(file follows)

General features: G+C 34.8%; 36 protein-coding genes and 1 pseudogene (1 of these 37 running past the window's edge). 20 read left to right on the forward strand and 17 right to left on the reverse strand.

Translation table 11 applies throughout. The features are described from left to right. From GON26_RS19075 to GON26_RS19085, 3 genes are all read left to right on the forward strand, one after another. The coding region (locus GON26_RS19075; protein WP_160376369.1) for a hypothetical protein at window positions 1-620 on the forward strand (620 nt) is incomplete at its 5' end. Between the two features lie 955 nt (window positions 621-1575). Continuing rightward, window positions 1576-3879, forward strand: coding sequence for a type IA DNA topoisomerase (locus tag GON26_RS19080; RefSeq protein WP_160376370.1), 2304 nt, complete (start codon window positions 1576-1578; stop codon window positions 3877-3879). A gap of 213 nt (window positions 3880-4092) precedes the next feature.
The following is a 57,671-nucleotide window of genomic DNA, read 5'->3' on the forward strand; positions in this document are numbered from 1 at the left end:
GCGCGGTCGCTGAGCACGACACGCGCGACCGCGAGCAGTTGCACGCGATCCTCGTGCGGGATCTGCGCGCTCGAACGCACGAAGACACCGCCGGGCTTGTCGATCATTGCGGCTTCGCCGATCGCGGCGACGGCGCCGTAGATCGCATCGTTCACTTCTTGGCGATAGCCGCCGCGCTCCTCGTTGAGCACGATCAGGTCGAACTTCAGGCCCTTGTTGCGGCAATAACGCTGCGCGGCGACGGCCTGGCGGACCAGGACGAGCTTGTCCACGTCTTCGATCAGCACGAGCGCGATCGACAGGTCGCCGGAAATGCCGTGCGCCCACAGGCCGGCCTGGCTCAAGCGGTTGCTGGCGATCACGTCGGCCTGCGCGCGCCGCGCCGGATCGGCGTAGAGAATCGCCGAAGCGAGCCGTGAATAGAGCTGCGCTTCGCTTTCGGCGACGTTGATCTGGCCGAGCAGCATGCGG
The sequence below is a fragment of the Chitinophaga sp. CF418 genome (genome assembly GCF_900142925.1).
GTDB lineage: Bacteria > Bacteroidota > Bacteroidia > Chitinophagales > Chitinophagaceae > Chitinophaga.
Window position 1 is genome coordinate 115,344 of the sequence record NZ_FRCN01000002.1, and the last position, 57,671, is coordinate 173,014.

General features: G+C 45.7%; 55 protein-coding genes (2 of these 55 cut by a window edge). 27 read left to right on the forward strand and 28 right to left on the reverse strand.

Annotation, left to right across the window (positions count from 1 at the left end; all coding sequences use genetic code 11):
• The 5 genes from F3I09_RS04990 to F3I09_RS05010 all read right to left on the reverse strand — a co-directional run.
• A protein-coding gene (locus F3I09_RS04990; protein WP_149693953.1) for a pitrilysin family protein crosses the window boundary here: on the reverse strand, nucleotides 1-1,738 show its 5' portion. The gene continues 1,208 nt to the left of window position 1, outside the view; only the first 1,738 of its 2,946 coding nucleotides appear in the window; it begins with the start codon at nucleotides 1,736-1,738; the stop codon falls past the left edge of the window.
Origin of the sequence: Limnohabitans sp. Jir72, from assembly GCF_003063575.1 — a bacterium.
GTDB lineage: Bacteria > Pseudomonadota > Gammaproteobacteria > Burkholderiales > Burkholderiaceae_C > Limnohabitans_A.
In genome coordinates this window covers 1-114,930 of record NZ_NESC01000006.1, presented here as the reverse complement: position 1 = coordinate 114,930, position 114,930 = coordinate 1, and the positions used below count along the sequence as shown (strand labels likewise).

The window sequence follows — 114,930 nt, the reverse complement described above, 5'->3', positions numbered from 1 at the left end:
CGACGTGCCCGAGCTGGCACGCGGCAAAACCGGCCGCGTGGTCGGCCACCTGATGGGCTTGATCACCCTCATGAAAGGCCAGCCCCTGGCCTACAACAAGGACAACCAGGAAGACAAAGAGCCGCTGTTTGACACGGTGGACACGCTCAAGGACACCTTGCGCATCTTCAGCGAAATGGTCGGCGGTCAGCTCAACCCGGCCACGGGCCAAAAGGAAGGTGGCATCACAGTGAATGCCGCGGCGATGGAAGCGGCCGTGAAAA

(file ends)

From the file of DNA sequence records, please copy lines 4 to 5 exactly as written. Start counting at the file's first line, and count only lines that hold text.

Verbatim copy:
GCGCGGTCGCTGAGCACGACACGCGCGACCGCGAGCAGTTGCACGCGATCCTCGTGCGGGATCTGCGCGCTCGAACGCACGAAGACACCGCCGGGCTTGTCGATCATTGCGGCTTCGCCGATCGCGGCGACGGCGCCGTAGATCGCATCGTTCACTTCTTGGCGATAGCCGCCGCGCTCCTCGTTGAGCACGATCAGGTCGAACTTCAGGCCCTTGTTGCGGCAATAACGCTGCGCGGCGACGGCCTGGCGGACCAGGACGAGCTTGTCCACGTCTTCGATCAGCACGAGCGCGATCGACAGGTCGCCGGAAATGCCGTGCGCCCACAGGCCGGCCTGGCTCAAGCGGTTGCTGGCGATCACGTCGGCCTGCGCGCGCCGCGCCGGATCGGCGTAGAGAATCGCCGAAGCGAGCCGTGAATAGAGCTGCGCTTCGCTTTCGGCGACGTTGATCTGGCCGAGCAGCATGCGG
The sequence below is a fragment of the Chitinophaga sp. CF418 genome (genome assembly GCF_900142925.1).